Krista says there are not many, if any, collisions at that spot due to failure to yield, nor do they get many complaints about collisions narrowly avoided there. So an unusual step like replacing the Yield signs with a stop sign is all the more unlikely.

They will cite for failure to yield when they see it, though, she said.

How about using inactive Keyport signal elsewhere?

The in basket: Harry Godwin of Bremerton commented on the September Road Warrior about why the traffic signal at Highway 308 at Central Valley Road had been blinking red and yellow.

“The answer was that a new switch was required

for this intersection (and) that this could be a funding

problem as replacement of the switch was not in the budget,” Harry recalled.

“Just a short distance from this intersection is an inactive traffic signal

that once controlled traffic in and out of a side gate to (the) Keyport

naval base. The gate is closed and barricaded, indicating that in the post-911 years, the gate will never be used as a point of egress to the base

again.”

 Harry suggested the state use that light and/or its controls at 308 and Central Valley.

The out basket: Actually, says Don Anders of the Olympic Region signal shop, that answer was that “we may have to replace this unit, but our crew was able to make repairs and the cabinet has not been in flash since these repairs were made. 

“I also mentioned that the cost of a replacement was prohibitive at this time, but if we could come up with a good reliable used unit we would replace this unit.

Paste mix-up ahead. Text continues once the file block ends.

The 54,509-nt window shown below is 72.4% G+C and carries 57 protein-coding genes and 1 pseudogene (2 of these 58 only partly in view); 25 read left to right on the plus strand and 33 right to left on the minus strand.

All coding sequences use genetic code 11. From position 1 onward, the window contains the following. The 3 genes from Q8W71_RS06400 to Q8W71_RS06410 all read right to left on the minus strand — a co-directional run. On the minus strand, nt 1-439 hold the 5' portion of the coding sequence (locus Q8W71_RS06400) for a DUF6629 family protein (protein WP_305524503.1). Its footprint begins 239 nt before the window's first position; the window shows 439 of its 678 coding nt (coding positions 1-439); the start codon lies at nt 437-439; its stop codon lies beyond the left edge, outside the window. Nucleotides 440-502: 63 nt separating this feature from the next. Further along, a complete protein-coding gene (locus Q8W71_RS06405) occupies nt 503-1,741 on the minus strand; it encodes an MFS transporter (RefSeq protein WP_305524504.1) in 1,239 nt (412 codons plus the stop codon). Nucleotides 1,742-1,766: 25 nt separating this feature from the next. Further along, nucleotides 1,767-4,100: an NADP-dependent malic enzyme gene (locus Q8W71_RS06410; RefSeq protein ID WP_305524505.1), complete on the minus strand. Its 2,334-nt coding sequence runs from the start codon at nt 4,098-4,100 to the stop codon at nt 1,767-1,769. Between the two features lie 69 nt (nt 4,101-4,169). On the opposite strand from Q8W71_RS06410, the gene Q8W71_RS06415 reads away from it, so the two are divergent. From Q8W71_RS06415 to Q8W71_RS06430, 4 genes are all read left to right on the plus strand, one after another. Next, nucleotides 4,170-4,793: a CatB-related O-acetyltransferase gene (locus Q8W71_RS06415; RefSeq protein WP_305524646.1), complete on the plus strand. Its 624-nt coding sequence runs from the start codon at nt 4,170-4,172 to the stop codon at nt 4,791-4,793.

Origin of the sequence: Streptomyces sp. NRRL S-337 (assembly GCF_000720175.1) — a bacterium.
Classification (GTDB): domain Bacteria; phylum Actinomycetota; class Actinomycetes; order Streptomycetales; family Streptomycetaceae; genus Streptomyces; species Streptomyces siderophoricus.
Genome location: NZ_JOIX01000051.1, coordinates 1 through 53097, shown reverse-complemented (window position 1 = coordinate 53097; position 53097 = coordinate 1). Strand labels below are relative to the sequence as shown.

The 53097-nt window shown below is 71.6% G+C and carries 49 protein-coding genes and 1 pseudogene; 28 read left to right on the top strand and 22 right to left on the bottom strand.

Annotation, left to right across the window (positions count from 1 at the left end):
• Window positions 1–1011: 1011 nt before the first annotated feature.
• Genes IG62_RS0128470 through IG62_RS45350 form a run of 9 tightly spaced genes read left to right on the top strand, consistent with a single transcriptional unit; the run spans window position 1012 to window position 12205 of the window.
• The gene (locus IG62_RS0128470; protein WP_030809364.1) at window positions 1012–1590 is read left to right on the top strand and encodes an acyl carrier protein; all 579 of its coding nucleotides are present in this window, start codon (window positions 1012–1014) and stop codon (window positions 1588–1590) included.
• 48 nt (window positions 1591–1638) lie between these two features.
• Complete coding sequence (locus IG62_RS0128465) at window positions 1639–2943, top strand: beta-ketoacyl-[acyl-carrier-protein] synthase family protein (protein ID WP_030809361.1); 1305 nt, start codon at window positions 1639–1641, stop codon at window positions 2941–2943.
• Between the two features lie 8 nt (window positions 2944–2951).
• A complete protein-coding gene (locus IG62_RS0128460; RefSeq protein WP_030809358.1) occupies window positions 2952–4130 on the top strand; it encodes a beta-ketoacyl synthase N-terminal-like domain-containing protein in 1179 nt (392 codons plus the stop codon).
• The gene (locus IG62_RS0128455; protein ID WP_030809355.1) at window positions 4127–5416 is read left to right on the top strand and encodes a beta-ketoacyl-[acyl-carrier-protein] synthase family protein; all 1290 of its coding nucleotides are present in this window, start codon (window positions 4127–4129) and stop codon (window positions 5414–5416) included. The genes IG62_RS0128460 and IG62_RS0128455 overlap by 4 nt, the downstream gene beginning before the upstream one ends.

“I know that early next year we have a project on SR 161(in Pierce County) that will free up a cabinet that we can use at this location,” he said.  

“The cabinet that Harry points out belongs to the Department of the Navy and is not ours to use, and I know from past practice that the military does not give up inventory easily.”  

 “We have not had any problems since the repair was made and I feel we can get by until next year when we can replace the cabinet.” 

Highway 308 signal having trouble

The out basket: Mike McDermott of Poulsbo writes that at least twice in the first week of September, “the traffic signal at Central Valley Road and Highway 308 (the road to Keyport) was flashing red instead of their usual red/green/yellow sequence. 

“This intersection is usually busy, even on weekends without the Navy traffic to Keyport,” Mike said. “At first, I thought it must be a glitch, but if this was done on purpose i want to know.

“This is a potentially dangerous intersection,” he said. “Because of the hills and curves that approach it, visibility of approaching traffic from the other directions is limited.”

At 11 a.m. one Sunday, he said, “when I approached the intersection, cars in three directions were just sitting there. No one was moving because no one could figure out who got there first.”

He wondered who he could call to find out what is happening with the light.

The out basket: Don Anders of the Olympic Region signal shop for state highways says, “We are having problems in this signal cabinet and our crew has been working with it to solve the problem.” They go to all-way flashing red when the problem arises or they are working on it. 

“This cabinet is over 20 years old and may have to be replaced,” Don said, “but a new unit is $25,000 and we are trying to fix the problem before we (have to) replace it.  As we all know funding is very tight for the state and we are working hard to do the right thing.”

People like Mike with a concern about a signal on a state highway in the region can call him at  (360) 357-2616, Don said.

The rules at all-way stops apply when all four directions have a flashing red. The topography Mike describes at 308 and Central Valley is difficult, but all drivers stopped at the light can easily see one another. If they are too timid to sort it out among themselves with eye contact, a wave of the hand and/or a cautious start by one of the cars, all drivers must yield to a car on their right. With only three cars stopped in the situation Mike describes, one of them will have no one to the right and should start first.